Igor Mordatch is working to build machines that can carry on a conversation. That’s something so many people are working on. In Silicon Valley, chatbot is now a bona fide buzzword. But Mordatch is different. He’s not a linguist. He doesn’t deal in the AI techniques that typically reach for language. He’s a roboticist who began his career as an animator. He spent time at Pixar and worked on Toy Story 3, in between stints as an academic at places like Stanford and the University of Washington, where he taught robots to move like humans. “Creating movement from scratch is what I was always interested in,” he says. Now, all this expertise is coming together in an unexpected way.
Born in Ukraine and raised in Toronto, the 31-year-old is now a visiting researcher at OpenAI, the artificial intelligence lab started by Tesla founder Elon Musk and Y combinator president Sam Altman. There, Mordatch is exploring a new path to machines that can not only converse with humans, but with each other. He’s building virtual worlds where software bots learn to create their own language out of necessity.
As detailed in a research paper published by OpenAI this week, Mordatch and his collaborators created a world where bots are charged with completing certain tasks, like moving themselves to a particular landmark. The world is simple, just a big white square—all of two dimensions—and the bots are colored shapes: a green, red, or blue circle. But the point of this universe is more complex. The world allows the bots to create their own language as a way collaborating, helping each other complete those tasks.
All this happens through what’s called reinforcement learning, the same fundamental technique that underpinned AlphaGo, the machine from Google’s DeepMind AI lab that cracked the ancient game of Go. Basically, the bots navigate their world through extreme trial and error, carefully keeping track of what works and what doesn’t as they reach for a reward, like arriving at a landmark. If a particular action helps them achieve that reward, they know to keep doing it. In this same way, they learn to build their own language. Telling each other where to go helps them all get places more quickly.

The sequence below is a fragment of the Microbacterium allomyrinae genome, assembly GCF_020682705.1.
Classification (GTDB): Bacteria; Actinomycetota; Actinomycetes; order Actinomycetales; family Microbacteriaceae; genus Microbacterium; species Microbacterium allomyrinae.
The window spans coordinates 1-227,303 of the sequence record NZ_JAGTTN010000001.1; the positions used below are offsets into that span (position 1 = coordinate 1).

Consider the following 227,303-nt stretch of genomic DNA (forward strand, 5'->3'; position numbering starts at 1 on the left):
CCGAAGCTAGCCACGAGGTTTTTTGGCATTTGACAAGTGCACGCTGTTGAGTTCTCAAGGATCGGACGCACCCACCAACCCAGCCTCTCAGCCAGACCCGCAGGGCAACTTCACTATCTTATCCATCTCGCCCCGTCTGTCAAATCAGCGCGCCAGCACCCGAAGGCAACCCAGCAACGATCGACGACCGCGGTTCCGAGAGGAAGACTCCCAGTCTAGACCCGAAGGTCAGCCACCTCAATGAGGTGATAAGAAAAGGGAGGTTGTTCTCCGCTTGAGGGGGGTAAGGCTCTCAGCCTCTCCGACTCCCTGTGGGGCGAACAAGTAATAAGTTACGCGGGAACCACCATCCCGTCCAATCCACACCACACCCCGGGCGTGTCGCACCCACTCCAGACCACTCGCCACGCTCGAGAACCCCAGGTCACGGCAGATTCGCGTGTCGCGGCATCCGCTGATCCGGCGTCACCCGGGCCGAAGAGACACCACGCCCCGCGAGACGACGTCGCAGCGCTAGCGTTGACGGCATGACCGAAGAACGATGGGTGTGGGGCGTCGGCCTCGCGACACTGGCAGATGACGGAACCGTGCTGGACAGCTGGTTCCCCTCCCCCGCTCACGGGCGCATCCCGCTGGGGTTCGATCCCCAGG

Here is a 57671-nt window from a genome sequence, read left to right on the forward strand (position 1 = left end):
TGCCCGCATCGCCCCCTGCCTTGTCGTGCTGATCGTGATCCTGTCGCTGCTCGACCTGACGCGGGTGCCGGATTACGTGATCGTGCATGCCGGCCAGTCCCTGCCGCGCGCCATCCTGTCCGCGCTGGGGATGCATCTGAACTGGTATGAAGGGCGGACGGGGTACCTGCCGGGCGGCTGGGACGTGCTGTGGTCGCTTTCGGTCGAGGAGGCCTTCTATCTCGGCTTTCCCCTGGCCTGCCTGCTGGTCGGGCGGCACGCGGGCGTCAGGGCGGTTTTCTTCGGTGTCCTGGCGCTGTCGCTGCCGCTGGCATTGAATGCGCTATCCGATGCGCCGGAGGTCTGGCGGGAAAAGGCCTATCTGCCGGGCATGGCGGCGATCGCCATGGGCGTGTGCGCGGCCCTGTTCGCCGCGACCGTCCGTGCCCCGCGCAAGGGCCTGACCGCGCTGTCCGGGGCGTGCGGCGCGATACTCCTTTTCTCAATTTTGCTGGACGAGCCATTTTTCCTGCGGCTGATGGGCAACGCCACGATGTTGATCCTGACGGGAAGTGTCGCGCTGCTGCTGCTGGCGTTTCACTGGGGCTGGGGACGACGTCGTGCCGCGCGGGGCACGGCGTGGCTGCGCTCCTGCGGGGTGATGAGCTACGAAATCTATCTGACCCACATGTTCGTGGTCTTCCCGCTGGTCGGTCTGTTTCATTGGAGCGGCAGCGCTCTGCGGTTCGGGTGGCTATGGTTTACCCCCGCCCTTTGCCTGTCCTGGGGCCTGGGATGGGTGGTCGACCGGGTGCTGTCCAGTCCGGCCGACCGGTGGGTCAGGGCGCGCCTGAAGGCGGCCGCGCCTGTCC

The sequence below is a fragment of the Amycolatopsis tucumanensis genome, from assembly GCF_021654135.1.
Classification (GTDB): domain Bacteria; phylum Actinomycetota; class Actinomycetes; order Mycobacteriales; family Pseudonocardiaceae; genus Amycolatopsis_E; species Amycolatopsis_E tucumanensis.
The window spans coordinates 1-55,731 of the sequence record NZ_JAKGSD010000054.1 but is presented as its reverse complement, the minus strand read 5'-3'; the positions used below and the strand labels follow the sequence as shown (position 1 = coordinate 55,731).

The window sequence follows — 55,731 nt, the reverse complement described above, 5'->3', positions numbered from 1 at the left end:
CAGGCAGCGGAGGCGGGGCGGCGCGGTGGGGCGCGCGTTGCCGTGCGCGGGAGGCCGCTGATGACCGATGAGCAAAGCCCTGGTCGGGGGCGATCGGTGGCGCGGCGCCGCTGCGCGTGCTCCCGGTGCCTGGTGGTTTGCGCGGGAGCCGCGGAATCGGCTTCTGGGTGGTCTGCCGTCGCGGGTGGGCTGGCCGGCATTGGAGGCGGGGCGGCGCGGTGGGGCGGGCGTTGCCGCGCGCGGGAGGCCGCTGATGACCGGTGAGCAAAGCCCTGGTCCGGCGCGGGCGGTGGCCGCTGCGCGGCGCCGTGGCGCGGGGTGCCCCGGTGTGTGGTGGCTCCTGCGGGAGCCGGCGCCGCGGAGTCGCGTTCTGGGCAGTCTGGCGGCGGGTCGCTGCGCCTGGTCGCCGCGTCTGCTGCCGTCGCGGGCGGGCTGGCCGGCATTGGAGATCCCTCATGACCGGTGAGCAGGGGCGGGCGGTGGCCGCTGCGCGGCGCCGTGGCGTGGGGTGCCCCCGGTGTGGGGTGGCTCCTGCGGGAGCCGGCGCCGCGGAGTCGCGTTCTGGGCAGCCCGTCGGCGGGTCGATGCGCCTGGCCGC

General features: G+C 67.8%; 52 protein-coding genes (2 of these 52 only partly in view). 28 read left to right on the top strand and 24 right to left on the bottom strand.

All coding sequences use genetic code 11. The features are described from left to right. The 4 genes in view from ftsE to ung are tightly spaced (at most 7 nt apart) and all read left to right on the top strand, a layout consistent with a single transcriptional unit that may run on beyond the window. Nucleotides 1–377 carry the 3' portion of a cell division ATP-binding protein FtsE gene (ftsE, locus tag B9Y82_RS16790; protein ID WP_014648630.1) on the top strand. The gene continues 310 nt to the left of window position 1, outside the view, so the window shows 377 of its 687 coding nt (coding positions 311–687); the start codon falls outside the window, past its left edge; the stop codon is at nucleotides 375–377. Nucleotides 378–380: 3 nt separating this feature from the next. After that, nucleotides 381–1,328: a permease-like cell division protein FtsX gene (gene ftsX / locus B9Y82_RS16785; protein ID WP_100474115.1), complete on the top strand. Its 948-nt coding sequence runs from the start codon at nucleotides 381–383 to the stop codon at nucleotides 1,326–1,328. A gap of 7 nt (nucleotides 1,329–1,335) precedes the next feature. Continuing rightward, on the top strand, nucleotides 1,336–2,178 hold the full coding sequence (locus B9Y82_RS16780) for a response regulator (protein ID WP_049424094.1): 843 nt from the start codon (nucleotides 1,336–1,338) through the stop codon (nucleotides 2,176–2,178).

As Mordatch says: “We can reduce the success of dialogue to: Did you end up getting to the green can or not?”
To build their language, the bots assign random abstract characters to simple concepts they learn as they navigate their virtual world. They assign characters to each other, to locations or objects in the virtual world, and to actions like “go to” or “look at.” Mordatch and his colleagues hope that as these bot languages become more complex, related techniques can then translate them into languages like English. That is a long way off—at least as a practical piece of software—but another OpenAI researcher is already working on this kind of “translator bot.”
Ultimately, Mordatch says, these methods can give machines a deeper grasp of language, actually show them why language exists—and that provides a springboard to real conversation, a computer interface that computer scientists have long dreamed of but never actually pulled off.